All across the country, couples' paychecks are being swallowed by credit card debt. Don't let yours be one of them. Paying just the minimum payments could take years and cost hefty sums of interest. Fortunately, there are steps you and your other half can take to eliminate credit card debt faster and save hundreds or even thousands of dollars in interest payments. To be successful, you will need a plan you can stick to and a commitment to avoid racking up new debt once you get your credit card bills under control.
Gather all of your credit card statement, and make a list or spreadsheet that details each credit card company's name and contact information, the interest rate you pay for each card, the amounts you owe on each account and your minimum payments.
Calculate the total amount you owe in credit card debt. You cannot devise a good plan if you don't have an accurate idea of how much you owe.
Total the minimum payments you have to make each month for all of your cards. The number you come up with is the minimum you have to pay to keep your accounts in good standing. You will have to pay more to put a real dent in your credit card debt.
Call each credit card company on your list and ask for a lower interest rate. Your creditors may not agree, but if they do, a higher percentage of your payments can go towards the principal you owe.
Take advantage of balance-transfer offers to get lower interest rates. The lower your interest rate, the more of your hard-earned money can go towards your debt. Some credit card companies even offer 0-percent interest rates on balance transfers. Such a deal will allow your entire payment to go towards your debt for as long as the 0-percent interest remains effective.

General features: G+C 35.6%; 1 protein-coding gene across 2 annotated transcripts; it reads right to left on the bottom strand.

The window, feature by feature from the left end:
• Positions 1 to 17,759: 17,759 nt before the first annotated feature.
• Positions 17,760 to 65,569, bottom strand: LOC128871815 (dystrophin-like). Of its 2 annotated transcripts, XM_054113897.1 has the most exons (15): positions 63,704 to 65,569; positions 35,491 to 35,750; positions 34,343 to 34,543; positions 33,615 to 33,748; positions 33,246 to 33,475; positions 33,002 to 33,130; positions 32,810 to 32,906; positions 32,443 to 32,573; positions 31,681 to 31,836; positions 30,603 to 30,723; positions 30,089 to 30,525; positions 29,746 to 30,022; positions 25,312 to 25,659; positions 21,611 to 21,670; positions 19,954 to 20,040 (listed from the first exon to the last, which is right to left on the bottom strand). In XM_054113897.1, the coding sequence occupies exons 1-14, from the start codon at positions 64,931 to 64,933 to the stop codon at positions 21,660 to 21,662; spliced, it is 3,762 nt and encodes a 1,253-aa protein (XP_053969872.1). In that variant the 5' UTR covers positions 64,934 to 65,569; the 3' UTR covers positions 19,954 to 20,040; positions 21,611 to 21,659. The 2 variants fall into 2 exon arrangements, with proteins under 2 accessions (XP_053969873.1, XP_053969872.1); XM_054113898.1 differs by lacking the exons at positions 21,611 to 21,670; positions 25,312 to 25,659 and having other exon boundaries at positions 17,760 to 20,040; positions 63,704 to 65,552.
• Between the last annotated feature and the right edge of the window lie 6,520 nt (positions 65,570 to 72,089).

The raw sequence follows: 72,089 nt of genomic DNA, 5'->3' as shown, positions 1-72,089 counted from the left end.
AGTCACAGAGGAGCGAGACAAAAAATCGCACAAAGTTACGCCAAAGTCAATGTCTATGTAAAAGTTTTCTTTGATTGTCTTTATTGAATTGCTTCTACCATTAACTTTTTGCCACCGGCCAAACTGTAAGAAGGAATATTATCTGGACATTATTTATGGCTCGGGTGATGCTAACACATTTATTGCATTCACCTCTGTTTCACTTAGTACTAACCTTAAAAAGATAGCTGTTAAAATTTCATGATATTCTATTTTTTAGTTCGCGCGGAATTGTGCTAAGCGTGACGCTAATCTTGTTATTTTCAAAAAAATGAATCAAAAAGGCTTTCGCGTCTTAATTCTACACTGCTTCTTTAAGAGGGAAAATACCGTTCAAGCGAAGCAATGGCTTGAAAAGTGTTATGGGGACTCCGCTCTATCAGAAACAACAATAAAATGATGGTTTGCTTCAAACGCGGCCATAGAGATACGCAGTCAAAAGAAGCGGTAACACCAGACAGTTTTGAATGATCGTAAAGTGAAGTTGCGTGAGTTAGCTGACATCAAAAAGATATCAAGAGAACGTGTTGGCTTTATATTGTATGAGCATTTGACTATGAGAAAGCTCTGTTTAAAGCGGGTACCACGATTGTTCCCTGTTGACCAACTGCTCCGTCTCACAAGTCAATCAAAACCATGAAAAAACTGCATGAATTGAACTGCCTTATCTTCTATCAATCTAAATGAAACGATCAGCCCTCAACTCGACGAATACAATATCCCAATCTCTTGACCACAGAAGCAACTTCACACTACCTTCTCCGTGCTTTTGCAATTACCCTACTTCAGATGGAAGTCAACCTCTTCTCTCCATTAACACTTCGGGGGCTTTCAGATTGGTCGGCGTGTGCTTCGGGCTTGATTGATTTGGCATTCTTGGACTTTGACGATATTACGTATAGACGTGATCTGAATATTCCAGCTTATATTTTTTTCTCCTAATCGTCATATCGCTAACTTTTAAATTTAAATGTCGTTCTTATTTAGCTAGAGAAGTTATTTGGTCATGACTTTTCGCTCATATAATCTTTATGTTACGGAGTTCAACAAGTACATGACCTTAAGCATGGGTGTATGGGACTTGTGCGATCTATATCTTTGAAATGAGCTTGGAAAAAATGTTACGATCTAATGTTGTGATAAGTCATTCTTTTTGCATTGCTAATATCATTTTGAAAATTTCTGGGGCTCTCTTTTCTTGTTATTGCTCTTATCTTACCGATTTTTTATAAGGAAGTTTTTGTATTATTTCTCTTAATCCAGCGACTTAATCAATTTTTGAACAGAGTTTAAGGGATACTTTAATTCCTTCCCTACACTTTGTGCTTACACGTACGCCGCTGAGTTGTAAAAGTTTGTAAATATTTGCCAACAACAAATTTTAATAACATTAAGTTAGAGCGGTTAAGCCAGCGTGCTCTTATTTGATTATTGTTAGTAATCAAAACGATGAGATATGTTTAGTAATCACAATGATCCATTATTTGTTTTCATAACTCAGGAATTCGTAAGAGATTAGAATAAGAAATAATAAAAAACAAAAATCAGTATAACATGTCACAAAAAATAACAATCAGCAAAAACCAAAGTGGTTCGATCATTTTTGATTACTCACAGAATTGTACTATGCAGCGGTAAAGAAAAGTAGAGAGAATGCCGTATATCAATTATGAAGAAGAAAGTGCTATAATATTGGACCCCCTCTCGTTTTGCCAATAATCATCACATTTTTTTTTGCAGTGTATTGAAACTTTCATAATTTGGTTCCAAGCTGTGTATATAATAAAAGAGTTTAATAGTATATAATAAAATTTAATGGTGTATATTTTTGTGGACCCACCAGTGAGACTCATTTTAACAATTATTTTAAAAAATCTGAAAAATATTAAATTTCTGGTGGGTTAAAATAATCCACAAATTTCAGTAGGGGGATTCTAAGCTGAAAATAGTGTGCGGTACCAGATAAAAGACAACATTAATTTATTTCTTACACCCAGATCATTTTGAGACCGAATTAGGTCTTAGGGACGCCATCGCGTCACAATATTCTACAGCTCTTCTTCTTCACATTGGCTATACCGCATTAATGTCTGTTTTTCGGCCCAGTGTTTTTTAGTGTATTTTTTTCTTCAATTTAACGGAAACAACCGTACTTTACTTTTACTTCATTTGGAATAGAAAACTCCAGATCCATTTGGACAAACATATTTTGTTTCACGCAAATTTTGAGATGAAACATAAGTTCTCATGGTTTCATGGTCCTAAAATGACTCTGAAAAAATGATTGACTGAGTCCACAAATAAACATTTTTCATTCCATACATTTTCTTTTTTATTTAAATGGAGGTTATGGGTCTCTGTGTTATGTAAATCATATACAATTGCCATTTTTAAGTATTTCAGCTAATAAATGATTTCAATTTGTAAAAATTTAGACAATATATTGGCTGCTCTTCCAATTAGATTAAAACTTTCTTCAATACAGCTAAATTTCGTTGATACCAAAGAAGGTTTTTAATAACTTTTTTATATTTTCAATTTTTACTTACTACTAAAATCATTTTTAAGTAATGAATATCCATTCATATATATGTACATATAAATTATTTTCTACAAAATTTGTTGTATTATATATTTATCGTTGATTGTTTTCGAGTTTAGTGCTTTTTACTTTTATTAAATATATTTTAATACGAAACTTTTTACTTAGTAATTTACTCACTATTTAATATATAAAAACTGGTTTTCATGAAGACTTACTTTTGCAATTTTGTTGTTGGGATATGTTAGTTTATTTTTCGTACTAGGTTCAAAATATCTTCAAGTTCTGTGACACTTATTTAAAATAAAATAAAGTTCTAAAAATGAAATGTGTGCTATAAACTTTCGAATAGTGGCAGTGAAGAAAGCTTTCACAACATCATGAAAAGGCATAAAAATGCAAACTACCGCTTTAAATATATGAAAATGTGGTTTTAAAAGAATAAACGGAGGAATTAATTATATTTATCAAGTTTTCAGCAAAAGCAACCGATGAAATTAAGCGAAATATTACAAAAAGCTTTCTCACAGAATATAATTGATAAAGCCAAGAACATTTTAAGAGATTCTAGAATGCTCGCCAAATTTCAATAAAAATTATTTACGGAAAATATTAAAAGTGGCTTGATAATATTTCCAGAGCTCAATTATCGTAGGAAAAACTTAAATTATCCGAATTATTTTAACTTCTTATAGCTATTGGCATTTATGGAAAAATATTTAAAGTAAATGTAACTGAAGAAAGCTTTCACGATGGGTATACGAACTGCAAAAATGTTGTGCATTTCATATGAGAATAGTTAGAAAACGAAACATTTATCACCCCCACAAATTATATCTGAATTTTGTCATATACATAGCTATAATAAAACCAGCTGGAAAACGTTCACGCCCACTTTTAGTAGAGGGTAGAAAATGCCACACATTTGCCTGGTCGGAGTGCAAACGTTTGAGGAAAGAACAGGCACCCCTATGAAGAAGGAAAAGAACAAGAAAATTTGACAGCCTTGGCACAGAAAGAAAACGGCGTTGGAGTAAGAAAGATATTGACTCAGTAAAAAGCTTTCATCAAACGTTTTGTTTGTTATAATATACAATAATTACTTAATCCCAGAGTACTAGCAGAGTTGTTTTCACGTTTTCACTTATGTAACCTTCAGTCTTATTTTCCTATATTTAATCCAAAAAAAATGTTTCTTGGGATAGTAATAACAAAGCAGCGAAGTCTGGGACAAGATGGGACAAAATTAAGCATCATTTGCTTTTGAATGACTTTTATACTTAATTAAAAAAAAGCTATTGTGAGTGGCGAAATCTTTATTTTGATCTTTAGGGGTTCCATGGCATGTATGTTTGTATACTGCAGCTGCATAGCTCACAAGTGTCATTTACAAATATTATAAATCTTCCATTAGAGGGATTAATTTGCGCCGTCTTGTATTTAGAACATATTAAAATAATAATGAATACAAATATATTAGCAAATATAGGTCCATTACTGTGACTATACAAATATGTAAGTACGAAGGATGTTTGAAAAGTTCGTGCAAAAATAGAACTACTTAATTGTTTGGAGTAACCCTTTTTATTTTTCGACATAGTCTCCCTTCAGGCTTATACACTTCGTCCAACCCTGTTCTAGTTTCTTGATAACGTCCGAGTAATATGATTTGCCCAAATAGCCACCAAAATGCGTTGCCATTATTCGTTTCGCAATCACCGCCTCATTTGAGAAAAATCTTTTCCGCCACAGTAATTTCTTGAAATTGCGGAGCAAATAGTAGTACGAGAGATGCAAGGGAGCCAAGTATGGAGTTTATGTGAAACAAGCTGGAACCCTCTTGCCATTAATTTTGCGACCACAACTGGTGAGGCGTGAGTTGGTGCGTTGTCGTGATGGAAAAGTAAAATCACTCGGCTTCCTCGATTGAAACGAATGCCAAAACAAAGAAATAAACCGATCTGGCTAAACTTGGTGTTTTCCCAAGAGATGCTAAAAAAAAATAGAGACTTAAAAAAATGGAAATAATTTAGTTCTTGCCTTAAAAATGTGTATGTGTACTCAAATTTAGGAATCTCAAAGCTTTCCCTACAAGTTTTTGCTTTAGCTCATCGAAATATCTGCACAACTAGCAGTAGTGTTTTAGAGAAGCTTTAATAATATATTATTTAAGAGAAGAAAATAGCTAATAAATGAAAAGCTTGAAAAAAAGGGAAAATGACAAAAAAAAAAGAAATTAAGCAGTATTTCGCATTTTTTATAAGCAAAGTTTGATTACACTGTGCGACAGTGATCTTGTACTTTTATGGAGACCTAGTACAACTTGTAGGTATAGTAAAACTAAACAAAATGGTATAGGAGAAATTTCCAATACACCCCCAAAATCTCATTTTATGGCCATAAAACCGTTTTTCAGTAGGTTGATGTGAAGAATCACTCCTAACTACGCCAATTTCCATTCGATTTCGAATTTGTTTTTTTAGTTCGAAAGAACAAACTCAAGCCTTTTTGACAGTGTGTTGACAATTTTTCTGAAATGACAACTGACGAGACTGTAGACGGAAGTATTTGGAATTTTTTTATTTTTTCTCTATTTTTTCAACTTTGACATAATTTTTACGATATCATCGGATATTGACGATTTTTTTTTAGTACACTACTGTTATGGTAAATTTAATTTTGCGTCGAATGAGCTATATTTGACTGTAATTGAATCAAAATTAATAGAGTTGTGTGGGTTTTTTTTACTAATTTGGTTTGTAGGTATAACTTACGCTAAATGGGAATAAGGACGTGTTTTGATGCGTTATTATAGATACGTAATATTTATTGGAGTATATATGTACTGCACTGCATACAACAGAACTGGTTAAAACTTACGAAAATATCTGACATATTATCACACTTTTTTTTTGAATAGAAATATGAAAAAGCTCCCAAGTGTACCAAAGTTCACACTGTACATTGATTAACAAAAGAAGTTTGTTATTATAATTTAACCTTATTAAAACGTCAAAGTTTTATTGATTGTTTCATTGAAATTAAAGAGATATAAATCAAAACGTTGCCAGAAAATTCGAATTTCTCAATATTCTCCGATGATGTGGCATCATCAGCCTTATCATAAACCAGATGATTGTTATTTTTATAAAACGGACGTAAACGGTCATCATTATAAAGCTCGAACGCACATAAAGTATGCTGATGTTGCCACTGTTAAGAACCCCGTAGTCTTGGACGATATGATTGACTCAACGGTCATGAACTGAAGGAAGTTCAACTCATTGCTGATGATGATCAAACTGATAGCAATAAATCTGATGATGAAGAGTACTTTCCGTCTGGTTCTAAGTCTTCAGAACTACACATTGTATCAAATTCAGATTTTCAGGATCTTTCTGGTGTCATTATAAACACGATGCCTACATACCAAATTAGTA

Decide how much extra you can apply to paying off your credit card debt each month. Look for unnecessary expenses you can cut to free more cash for debt reduction. For example, you may make your daily latte at home to save money or limit your romantic dinners out to once a month rather than once a week. Even little things like brown-bagging your lunch and getting rid of a few premium cable channels may help you put more money towards debt reduction.
Pay off the credit card with the highest interest rate first while paying the minimum on all of your other cards. Each month, pay the minimum payment and as much extra as you can afford on the high-interest card. You can start on the card with the next highest interest rate once this card is paid off.
Seek help from a debt-relief company or credit counselor if your credit card debt is out of hand and you are unable to negotiate payment arrangements on your own. A debt-relief organization can help you negotiate payment arrangements and settlements.
- Consider your decision to pay off a credit card and close the account carefully before you move forward. Your credit score may take a hit when you close an account, despite the fact that you are acting responsibly. Instead, you may do better to pay off your credit card debt but keep the cards open.
- Contact credit card companies and ask for payment arrangements if you are having trouble keeping up with your bills. Most companies would rather negotiate with you than have you default.
- If you want to carry a small balance on your credit cards, make sure it amounts to 30 percent of your limit or less. This is healthiest for your credit rating.
- Once you've tackled your credit card debt, put your credit cards away but use them every few months or so. This helps to ensure that your creditors continue to update your credit report, which helps keep your credit score in a good range. Pay the bills in full each month to avoid accumulating more debt.
Jordan Meyers has been a writer for 13 years, specializing in businesses, educational and health topics. Meyers holds a Bachelor of Science in biology from the University of Maryland and once survived writing 500 health product descriptions in just 24 hours.